I see that. I'm just trying to see what kind of protections we might be able to build in to enable that kind of a system, if we were going to do what had been asked of us by the HackerOne people. I can't remember what they suggested, but money would be offered to white hat hackers if they could find weaknesses in a system, as a way of getting people who are creatively hacking in.
     The problem is, I guess, is that once they do that, they do have access to private information, potentially. Is there anything you can think of that we should think about as far as building in protections is concerned?

  (1645)  

    There might be some ways of doing things in an experimental environment that do not put real people's private information at risk. In the military and other organizations, as well as in some cases...in the privacy world too you can war-game cyber operations in a protected space. That might be an area to explore. In the privacy world there's even some war gaming of privacy protection as well.
    I see that I have half a minute. I'm going to give that....
    You're going to give it to Mr. Motz. Mr. Motz loves this.
    I was giving it to the collective pool of extra time. I could just talk it out for the next 20 seconds.
    There's a plus and a minus here, Mr. Motz.
    You have four minutes, please.
    Thank you, Mr. Chair.
    Thank you, witnesses.
    I just want to continue the line of questioning by Ms. Dabrusin.
    Would Canada be better off having a vulnerability disclosure agreement with what I'll call “ethical actors”, so they are protected when they find faults in a company's system, so that it can be fixed before it is exploited. I think what you're trying to get at is that it would be beneficial to all Canadians.
    I haven't considered, nor has our office considered, the implications of ethical or white hat hacking for us to be able to give a detailed response. We could undertake to consider this space and come back to the committee with a more considered answer.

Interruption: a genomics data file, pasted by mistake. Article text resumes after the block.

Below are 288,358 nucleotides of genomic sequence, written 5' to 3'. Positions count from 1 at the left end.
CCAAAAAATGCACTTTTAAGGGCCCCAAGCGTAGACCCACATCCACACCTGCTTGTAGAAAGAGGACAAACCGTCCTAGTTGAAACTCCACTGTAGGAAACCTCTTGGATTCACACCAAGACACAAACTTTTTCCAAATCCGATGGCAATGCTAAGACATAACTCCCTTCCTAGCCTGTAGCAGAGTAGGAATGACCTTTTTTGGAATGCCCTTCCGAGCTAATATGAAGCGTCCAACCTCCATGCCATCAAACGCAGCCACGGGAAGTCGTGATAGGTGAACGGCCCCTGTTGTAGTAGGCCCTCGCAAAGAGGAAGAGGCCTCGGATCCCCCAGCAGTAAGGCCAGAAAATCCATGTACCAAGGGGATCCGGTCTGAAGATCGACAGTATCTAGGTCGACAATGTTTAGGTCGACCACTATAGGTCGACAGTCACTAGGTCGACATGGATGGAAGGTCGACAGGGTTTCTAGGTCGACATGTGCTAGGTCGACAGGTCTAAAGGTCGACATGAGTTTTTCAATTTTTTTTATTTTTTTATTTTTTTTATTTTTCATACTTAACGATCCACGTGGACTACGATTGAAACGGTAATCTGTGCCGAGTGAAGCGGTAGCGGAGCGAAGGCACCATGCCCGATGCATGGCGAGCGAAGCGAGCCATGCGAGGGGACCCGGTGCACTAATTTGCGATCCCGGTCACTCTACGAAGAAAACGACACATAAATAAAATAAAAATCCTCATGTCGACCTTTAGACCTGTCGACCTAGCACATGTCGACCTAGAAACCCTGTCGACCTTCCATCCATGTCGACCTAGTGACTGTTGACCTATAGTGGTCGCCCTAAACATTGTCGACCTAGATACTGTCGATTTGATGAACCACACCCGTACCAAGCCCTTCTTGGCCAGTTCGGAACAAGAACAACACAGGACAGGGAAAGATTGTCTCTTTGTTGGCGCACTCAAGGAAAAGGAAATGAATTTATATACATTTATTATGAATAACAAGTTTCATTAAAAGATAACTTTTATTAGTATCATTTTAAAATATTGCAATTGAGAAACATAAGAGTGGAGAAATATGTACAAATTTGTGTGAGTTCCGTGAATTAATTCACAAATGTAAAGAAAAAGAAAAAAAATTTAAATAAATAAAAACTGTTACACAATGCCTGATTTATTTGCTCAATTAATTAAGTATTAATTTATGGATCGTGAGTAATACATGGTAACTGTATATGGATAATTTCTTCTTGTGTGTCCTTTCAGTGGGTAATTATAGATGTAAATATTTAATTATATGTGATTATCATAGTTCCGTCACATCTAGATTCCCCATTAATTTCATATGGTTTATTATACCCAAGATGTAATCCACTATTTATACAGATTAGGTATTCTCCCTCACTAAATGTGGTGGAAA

At my age, I know that sometimes I forget some of the witnesses' testimony, but we did have specific individuals here—and HackerOne was one of them—who do great work ethically to protect the consumer.
    If this or the next government is looking at protecting against an adverse economic impact on Canadians by improving our cybersecurity, I would think we should have some understanding around some protections for those individuals. What are your thoughts on that?
     Our interest would be ensuring that people's privacy is protected, regardless of what the.... There may be a balance of interests here to consider, but in this context, I would say that citizens' privacy needs to be protected in their own right.
    Yes, I agree with that. I suppose it's like national security to some degree. There's a balance between privacy and the need to protect national security. I think in the same way, if we have an ethical hacker who is able to protect the.... If there's some structure around how they operate, some protections for them as well as protecting the data of consumers, it's something that I would think that we should maybe consider pursuing.
    I'll move on to a different line of questions.
    You made a number of recommendations when you were at the Senate banking committee. One of them was that your office be granted enforcement authorities, including the right to independently verify compliance without grounds to ensure that an organization is in fact accountable for protecting personal information. Have you had any push-back from the private sector since you made that recommendation at the Senate?
    No, nothing.
    How do you envision those enforcement authorities working for the Privacy Commissioner's office?
    Pardon me?
    How would you see those authorities working for the Privacy Commissioner's office?
    This is something that exists in the United Kingdom, and we're actively looking at the United Kingdom in this particular area of enforcement activity to understand what the British experience has been on inspection without grounds.
    I have one last question.
    We had a witness, I believe it was on Monday, who called Canadians innocent when it comes to our own cybersecurity. What needs to change in Canada, from your perspective, sir, so that citizens are more vigilant about cybersecurity, and thus, their own privacy? You mentioned something to Mr. Dubé about that, but is there something more specific from your side that we can do from a legislative perspective or whatever?

  (1650)  

    I'd say the number one objective, the number one priority, would be privacy law reform, rights-based privacy law reform.
    Explain that very briefly.
    Currently, I would say that our private sector law is principles based and, in a sense, very broad. In passing, it refers to the privacy rights of Canadians, but a rights basis would recognize, as Canada does, that privacy is an internationally recognized human right and, in the context of a human right, that there are also procedural rights associated with it. It would also recognize that this would be applied broadly across both public and private sectors. Canadians should be informed of their rights and how to exercise those rights. It's both a legislative challenge and an associated public education challenge.